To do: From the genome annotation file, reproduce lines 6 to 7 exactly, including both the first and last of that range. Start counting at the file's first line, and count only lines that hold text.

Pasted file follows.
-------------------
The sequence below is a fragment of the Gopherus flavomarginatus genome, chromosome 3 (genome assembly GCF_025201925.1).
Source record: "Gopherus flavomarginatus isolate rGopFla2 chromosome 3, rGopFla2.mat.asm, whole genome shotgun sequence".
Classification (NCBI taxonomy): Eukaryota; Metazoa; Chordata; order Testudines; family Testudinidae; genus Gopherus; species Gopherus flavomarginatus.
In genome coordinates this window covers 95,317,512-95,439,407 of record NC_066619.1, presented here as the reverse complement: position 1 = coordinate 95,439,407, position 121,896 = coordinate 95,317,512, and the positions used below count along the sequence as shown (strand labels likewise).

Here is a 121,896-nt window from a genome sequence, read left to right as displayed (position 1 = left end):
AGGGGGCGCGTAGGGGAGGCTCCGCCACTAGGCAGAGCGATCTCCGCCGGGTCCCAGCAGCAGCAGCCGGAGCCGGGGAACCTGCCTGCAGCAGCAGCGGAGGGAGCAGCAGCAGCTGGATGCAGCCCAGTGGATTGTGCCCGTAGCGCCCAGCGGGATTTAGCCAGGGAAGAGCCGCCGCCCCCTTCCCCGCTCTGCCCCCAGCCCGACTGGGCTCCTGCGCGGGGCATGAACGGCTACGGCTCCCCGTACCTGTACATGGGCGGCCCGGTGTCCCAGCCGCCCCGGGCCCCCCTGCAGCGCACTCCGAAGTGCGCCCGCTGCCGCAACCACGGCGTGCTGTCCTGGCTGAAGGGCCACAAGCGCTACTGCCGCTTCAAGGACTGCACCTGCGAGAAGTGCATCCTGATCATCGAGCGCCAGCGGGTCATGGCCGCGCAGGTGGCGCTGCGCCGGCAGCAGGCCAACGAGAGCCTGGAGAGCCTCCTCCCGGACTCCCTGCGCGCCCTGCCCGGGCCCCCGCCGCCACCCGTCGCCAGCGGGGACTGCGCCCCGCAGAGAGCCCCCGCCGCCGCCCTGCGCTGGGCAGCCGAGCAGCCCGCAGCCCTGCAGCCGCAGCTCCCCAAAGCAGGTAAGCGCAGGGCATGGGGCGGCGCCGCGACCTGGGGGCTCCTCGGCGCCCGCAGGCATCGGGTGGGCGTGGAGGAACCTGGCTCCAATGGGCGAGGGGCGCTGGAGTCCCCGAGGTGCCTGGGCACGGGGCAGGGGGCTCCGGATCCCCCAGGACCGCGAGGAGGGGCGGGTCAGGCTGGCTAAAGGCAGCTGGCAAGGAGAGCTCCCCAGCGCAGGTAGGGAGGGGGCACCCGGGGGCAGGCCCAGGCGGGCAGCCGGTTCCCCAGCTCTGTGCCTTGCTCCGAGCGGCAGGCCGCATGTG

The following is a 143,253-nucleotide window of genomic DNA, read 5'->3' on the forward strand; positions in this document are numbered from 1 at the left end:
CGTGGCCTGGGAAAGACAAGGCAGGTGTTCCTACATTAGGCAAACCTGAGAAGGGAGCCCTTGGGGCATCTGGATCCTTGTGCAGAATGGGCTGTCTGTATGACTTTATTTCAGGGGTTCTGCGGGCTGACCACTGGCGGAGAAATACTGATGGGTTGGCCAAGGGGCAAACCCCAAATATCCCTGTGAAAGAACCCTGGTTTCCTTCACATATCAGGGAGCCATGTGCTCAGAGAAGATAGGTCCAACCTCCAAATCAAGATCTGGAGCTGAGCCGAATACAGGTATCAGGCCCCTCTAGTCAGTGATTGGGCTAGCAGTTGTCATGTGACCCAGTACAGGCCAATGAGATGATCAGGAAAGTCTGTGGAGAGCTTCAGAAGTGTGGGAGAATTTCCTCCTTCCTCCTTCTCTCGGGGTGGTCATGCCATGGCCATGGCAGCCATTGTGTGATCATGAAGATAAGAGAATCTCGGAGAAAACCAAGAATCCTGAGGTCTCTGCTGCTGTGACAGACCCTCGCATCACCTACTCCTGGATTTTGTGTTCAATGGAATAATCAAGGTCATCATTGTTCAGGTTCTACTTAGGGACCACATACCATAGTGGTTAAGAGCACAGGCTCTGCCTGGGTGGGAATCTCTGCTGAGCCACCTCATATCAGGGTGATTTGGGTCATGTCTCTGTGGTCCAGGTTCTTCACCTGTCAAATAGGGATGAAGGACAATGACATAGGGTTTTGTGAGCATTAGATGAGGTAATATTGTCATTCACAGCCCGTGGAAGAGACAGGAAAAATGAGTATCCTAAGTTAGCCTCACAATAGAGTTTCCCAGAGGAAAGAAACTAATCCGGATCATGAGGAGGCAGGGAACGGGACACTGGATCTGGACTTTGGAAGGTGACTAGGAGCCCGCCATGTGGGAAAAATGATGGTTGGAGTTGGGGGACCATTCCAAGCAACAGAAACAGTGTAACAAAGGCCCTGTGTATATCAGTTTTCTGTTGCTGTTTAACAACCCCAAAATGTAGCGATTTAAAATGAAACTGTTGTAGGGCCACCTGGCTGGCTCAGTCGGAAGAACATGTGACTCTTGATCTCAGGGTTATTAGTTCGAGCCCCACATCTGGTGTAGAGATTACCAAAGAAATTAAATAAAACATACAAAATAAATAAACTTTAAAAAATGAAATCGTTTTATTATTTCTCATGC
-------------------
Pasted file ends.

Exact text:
AGGGGGCGCGTAGGGGAGGCTCCGCCACTAGGCAGAGCGATCTCCGCCGGGTCCCAGCAGCAGCAGCCGGAGCCGGGGAACCTGCCTGCAGCAGCAGCGGAGGGAGCAGCAGCAGCTGGATGCAGCCCAGTGGATTGTGCCCGTAGCGCCCAGCGGGATTTAGCCAGGGAAGAGCCGCCGCCCCCTTCCCCGCTCTGCCCCCAGCCCGACTGGGCTCCTGCGCGGGGCATGAACGGCTACGGCTCCCCGTACCTGTACATGGGCGGCCCGGTGTCCCAGCCGCCCCGGGCCCCCCTGCAGCGCACTCCGAAGTGCGCCCGCTGCCGCAACCACGGCGTGCTGTCCTGGCTGAAGGGCCACAAGCGCTACTGCCGCTTCAAGGACTGCACCTGCGAGAAGTGCATCCTGATCATCGAGCGCCAGCGGGTCATGGCCGCGCAGGTGGCGCTGCGCCGGCAGCAGGCCAACGAGAGCCTGGAGAGCCTCCTCCCGGACTCCCTGCGCGCCCTGCCCGGGCCCCCGCCGCCACCCGTCGCCAGCGGGGACTGCGCCCCGCAGAGAGCCCCCGCCGCCGCCCTGCGCTGGGCAGCCGAGCAGCCCGCAGCCCTGCAGCCGCAGCTCCCCAAAGCAGGTAAGCGCAGGGCATGGGGCGGCGCCGCGACCTGGGGGCTCCTCGGCGCCCGCAGGCATCGGGTGGGCGTGGAGGAACCTGGCTCCAATGGGCGAGGGGCGCTGGAGTCCCCGAGGTGCCTGGGCACGGGGCAGGGGGCTCCGGATCCCCCAGGACCGCGAGGAGGGGCGGGTCAGGCTGGCTAAAGGCAGCTGGCAAGGAGAGCTCCCCAGCGCAGGTAGGGAGGGGGCACCCGGGGGCAGGCCCAGGCGGGCAGCCGGTTCCCCAGCTCTGTGCCTTGCTCCGAGCGGCAGGCCGCATGTG

The following is a 143,253-nucleotide window of genomic DNA, read 5'->3' on the forward strand; positions in this document are numbered from 1 at the left end: